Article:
It’s not hard to pick out all the visual effects shots in movies like Avengers: Infinity War or Ready Player One, but First Man was shot more like a documentary, so the extensive visual effects had to be seamless and invisible. To help accomplish this, visual effects studio DNEG built one of the most amazing TVs you’ve ever seen, allowing many flight sequences to be filmed on set with minimal post-production work required afterwards.
Scenes where an actor, who’s never actually flown before, has to pilot an aircraft are often filmed against a gigantic green screen that’s removed in post-production and replaced with footage of clouds whizzing by. But for First Man, Digital Effects Supervisor Tristan Myles reveals to the BBC that director Damien Chazelle wanted to recreate those scenes, such as the flight of the X-15, in camera. So the towering LED screen was built on a sound stage and used to play back animated footage of clouds and space behind a moving gimbal supporting an aircraft mockup and the actors.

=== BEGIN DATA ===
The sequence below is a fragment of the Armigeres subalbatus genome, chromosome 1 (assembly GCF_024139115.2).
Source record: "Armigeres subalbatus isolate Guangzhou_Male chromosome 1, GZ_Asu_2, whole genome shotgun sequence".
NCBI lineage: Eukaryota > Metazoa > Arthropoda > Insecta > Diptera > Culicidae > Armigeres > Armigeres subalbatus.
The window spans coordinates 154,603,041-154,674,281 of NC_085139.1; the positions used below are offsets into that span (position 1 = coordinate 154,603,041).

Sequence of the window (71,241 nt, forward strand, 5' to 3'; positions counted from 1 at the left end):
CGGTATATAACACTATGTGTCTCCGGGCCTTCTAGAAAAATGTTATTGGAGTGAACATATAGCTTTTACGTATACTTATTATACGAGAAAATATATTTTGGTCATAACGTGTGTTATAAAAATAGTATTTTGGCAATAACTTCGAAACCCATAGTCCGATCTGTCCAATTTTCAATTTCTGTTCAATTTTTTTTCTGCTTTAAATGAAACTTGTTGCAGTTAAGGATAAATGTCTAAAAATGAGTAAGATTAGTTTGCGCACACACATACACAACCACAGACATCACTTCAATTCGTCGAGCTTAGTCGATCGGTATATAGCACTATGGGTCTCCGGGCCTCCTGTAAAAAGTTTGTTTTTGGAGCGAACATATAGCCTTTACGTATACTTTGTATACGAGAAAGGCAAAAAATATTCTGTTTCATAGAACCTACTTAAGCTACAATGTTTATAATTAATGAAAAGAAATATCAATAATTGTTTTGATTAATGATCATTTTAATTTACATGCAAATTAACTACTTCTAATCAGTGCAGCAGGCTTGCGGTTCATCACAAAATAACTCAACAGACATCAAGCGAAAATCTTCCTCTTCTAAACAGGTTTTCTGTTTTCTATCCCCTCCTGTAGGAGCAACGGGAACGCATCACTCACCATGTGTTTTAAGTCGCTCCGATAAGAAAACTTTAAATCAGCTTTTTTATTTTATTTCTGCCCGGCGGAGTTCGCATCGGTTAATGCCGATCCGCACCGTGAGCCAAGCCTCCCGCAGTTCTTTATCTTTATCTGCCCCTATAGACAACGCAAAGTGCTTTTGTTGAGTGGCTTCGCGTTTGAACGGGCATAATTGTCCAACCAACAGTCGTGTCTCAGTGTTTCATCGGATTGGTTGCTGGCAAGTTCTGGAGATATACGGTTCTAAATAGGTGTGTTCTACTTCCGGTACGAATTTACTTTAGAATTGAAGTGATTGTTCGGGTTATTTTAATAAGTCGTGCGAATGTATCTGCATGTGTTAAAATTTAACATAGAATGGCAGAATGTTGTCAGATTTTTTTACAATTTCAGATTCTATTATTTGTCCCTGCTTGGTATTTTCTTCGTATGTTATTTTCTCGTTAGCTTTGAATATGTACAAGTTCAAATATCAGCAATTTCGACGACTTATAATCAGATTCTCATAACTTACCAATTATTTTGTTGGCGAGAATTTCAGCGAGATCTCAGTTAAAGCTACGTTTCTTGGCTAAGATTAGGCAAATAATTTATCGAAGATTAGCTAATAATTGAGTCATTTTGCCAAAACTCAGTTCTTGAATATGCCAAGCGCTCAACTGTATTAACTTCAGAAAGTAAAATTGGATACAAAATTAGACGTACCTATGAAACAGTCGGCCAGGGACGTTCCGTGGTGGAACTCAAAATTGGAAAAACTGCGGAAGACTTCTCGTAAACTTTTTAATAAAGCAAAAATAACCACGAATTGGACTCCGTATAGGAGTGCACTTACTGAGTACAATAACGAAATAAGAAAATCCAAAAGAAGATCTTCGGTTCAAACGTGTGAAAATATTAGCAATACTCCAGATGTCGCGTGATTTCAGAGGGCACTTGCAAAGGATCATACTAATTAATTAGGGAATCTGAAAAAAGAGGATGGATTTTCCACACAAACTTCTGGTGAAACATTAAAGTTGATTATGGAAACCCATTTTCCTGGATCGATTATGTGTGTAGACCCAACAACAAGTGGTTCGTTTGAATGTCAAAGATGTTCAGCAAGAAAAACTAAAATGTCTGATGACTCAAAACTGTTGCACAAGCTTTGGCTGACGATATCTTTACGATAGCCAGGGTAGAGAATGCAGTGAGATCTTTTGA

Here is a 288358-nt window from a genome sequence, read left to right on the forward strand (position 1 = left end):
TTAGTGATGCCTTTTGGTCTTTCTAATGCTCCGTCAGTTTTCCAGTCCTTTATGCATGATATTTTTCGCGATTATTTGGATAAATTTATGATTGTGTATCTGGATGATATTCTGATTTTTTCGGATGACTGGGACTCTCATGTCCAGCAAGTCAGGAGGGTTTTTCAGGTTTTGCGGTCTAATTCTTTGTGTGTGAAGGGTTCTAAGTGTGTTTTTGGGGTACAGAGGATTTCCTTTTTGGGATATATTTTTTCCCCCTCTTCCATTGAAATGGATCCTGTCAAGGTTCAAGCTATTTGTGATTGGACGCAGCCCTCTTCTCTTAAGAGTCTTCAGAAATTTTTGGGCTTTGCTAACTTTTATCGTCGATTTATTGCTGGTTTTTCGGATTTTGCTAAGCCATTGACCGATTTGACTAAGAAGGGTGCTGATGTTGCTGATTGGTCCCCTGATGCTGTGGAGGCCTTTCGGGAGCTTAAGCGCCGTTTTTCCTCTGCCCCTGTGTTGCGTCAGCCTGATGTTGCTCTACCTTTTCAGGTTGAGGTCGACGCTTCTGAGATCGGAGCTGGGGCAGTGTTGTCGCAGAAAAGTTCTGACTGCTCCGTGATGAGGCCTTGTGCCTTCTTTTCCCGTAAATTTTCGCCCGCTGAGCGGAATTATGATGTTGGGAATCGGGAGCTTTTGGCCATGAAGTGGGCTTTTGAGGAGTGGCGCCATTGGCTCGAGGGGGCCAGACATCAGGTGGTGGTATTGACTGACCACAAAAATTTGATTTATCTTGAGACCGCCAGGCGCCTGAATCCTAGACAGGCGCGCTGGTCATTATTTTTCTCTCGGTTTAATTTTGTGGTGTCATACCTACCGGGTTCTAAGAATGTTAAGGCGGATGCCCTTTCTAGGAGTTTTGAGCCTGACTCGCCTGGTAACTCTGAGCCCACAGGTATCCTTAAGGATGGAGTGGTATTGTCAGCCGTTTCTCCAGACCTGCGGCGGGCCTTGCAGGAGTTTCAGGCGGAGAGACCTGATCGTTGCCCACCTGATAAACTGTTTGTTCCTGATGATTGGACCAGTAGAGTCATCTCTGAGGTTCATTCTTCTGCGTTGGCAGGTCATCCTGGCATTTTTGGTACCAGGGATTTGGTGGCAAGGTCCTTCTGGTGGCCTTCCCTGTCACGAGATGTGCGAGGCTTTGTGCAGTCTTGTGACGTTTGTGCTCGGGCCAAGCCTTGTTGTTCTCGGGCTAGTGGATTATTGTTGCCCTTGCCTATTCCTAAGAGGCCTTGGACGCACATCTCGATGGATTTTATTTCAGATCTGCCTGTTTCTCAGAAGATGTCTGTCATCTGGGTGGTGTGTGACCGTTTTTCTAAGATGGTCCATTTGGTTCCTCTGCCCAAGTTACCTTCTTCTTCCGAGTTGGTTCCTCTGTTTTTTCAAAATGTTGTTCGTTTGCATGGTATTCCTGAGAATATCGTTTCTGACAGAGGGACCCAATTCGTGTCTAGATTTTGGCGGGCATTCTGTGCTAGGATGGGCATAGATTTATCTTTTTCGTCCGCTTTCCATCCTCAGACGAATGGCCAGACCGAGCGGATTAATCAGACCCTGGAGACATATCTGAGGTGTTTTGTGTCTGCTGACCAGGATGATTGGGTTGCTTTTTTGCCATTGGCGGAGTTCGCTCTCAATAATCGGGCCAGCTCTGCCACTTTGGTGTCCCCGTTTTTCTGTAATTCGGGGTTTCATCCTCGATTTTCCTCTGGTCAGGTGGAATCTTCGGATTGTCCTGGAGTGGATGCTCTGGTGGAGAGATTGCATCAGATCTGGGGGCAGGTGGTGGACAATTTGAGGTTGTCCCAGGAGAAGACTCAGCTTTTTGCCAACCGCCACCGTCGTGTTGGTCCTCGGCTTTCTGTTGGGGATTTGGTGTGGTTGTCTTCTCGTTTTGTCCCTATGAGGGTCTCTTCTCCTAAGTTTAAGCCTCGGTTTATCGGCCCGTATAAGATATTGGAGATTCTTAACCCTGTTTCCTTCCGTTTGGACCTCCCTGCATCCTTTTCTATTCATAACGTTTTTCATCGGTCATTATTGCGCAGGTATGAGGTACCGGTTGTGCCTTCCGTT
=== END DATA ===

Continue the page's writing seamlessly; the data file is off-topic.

Projecting footage behind a performer is actually a trick Hollywood has been using for decades, most often with driving scenes, but it’s been refined to the point where the results in First Man are impossible to distinguish from actual flight footage. The approach also minimises the amount of post-production work needed for a shot, as reflections on windows, or helmet visors, are accurately captured during filming.
During production, DNEG also had access to archival footage of the Apollo programs from NASA, and was able to incorporate actual shots of launches into the movie. But the original footage was shot on film with a square aspect ratio, whereas modern movies are projected with a much wider vista. As a result, artists at DNEG had to digitally extend the original archival footage so it had a wider aspect ratio, using CG simulations of the smoke, steam, and fire generated during a launch. It sounds like a lot of unnecessary work, but adds a bit more authenticity to the film, which helped convince the Academy it deserved the Oscar for Best Visual Effects. [h/t Art of VFX]